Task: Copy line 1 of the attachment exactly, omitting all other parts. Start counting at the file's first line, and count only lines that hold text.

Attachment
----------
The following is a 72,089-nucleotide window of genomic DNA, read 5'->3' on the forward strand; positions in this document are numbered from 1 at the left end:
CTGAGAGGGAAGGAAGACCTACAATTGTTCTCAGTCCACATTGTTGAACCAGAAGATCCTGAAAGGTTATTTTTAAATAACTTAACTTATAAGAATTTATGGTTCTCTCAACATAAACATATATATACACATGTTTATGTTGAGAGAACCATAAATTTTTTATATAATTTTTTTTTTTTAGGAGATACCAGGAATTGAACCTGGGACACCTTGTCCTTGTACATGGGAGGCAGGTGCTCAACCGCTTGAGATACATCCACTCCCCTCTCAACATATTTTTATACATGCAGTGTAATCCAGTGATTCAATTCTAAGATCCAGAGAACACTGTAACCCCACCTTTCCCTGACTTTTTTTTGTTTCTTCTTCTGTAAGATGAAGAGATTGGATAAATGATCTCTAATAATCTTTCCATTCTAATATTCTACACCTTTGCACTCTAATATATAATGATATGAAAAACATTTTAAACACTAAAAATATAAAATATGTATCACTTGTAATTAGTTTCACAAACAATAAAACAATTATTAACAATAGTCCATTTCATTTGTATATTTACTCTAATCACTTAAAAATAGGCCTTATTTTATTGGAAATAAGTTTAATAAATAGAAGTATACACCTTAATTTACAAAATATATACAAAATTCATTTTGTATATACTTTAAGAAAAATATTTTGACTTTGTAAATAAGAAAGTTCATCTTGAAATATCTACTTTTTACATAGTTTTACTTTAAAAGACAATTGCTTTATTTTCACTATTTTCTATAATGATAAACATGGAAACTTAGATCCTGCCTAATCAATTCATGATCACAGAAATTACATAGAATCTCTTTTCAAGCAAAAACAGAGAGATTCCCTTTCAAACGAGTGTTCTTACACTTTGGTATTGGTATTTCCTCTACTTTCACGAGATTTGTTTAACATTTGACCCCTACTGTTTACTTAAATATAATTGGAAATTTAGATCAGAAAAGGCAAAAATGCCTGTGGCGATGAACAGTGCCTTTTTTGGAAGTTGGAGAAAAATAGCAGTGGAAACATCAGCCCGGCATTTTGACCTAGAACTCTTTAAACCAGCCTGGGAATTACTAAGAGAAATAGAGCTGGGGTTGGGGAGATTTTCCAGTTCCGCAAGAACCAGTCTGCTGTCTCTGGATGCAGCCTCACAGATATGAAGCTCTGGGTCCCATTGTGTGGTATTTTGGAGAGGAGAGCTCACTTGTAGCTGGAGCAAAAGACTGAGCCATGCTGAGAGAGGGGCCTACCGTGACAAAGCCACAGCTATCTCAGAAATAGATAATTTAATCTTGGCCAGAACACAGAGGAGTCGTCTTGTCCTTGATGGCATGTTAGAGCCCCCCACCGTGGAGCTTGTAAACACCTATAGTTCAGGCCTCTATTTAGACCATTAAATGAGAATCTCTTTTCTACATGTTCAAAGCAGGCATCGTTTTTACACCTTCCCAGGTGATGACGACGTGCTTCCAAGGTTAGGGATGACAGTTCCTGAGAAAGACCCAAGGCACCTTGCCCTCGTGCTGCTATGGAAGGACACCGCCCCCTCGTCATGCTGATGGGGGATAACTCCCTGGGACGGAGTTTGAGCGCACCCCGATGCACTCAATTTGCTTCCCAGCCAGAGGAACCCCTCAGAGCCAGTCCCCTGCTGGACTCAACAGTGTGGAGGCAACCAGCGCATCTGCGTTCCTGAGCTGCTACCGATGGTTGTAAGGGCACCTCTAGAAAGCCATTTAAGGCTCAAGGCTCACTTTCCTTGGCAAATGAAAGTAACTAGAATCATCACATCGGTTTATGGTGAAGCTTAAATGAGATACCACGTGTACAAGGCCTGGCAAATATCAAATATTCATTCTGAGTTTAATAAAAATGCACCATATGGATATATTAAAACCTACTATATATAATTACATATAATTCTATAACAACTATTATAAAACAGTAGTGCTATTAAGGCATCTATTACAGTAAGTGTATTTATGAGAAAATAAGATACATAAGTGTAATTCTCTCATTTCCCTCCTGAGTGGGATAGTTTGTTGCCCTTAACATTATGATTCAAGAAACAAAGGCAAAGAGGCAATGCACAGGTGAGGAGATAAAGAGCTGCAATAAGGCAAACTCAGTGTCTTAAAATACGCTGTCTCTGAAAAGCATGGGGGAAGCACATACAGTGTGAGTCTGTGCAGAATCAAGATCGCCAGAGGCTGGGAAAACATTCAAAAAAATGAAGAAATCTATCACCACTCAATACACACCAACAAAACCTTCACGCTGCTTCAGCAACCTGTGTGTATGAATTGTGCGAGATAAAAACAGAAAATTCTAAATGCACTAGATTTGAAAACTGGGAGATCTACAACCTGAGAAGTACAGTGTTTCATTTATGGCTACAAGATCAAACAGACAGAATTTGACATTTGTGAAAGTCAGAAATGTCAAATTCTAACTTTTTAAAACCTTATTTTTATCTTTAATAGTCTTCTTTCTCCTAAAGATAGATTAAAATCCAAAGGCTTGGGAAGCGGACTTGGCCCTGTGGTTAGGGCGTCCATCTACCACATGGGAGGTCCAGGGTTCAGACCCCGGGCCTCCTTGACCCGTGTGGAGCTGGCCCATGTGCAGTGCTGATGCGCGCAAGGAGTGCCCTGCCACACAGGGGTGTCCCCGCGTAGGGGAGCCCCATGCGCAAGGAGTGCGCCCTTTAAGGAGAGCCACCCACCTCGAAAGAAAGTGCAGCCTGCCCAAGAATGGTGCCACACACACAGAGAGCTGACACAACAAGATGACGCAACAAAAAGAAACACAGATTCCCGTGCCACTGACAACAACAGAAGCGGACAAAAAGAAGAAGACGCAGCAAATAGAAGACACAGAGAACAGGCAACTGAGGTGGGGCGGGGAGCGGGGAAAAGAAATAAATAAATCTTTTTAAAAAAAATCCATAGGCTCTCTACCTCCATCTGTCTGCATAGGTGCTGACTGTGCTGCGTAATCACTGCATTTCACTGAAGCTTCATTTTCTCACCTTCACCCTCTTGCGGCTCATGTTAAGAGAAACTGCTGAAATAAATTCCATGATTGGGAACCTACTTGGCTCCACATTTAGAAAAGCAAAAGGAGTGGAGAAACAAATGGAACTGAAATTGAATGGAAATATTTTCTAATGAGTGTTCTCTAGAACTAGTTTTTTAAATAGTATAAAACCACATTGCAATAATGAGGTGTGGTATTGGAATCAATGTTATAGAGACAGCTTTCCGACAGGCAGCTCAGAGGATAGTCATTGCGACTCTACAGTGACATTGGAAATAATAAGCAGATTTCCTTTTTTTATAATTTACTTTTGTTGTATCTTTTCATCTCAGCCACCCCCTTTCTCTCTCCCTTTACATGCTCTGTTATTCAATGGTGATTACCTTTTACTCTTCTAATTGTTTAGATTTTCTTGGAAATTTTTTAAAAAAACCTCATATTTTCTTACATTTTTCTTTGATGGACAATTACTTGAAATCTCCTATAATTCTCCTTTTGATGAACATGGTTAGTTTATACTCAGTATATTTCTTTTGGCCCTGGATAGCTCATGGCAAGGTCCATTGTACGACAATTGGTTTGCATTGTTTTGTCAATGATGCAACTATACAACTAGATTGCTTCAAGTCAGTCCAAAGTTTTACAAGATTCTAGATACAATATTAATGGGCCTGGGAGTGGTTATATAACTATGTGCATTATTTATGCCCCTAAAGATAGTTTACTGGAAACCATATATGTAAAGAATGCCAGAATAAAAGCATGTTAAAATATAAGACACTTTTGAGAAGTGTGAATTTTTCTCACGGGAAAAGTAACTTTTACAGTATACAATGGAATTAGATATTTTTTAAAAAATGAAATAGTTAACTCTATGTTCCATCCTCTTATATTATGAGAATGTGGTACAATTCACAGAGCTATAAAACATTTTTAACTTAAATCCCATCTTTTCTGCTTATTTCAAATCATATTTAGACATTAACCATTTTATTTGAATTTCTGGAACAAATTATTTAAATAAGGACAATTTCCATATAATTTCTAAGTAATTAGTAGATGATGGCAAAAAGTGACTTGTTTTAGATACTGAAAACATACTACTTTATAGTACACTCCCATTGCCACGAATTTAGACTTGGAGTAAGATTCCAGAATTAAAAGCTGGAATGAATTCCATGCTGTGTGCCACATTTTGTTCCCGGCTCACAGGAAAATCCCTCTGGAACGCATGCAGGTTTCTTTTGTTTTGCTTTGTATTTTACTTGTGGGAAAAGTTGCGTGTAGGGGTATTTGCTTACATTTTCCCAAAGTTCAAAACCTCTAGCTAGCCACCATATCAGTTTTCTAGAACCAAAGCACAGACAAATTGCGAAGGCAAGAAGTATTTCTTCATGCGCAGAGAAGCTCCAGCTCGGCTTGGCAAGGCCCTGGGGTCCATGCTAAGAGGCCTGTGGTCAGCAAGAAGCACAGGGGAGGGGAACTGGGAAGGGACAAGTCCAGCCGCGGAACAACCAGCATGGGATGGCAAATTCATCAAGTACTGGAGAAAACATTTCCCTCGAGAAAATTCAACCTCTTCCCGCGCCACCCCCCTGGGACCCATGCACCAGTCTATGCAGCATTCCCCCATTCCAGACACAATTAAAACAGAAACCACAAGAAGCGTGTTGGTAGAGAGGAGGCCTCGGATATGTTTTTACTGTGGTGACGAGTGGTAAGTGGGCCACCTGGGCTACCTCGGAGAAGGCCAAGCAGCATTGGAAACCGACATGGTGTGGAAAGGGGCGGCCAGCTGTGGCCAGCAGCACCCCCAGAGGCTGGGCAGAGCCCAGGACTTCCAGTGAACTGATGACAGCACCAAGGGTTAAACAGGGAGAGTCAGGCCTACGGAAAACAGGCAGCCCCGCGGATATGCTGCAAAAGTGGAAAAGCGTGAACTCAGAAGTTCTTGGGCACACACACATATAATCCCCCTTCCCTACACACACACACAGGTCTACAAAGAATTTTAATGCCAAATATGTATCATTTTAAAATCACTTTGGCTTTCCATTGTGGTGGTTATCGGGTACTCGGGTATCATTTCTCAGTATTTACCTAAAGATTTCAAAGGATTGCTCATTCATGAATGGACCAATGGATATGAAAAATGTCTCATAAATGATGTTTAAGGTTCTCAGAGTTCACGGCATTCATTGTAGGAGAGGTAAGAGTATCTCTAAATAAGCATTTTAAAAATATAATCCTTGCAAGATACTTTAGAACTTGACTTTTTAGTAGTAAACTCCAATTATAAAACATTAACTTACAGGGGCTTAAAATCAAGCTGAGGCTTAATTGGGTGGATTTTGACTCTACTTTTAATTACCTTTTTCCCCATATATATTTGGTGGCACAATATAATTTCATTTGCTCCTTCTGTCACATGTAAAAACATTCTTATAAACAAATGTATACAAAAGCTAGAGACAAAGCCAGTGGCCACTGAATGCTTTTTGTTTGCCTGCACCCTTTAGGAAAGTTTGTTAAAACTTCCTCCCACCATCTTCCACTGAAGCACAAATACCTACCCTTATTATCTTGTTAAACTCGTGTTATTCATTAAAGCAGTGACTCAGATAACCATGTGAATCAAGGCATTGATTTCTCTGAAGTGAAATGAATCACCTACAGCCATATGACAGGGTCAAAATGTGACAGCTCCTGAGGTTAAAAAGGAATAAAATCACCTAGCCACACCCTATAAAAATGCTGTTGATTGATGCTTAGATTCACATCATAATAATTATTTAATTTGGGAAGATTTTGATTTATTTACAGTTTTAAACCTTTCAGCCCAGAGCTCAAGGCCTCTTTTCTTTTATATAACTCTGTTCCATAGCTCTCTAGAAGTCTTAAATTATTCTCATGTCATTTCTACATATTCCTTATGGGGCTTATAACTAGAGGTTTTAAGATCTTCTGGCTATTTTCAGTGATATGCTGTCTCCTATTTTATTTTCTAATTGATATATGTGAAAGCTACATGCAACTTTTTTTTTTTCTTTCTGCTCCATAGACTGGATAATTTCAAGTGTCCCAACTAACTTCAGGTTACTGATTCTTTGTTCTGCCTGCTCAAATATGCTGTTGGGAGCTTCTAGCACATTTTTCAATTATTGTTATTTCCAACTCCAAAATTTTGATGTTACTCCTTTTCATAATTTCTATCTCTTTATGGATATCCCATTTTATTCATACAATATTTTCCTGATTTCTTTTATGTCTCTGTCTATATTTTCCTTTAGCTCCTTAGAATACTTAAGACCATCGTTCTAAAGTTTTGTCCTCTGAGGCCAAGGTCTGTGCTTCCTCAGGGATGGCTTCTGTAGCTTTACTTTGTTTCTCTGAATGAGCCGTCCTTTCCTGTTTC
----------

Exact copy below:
The following is a 72,089-nucleotide window of genomic DNA, read 5'->3' on the forward strand; positions in this document are numbered from 1 at the left end: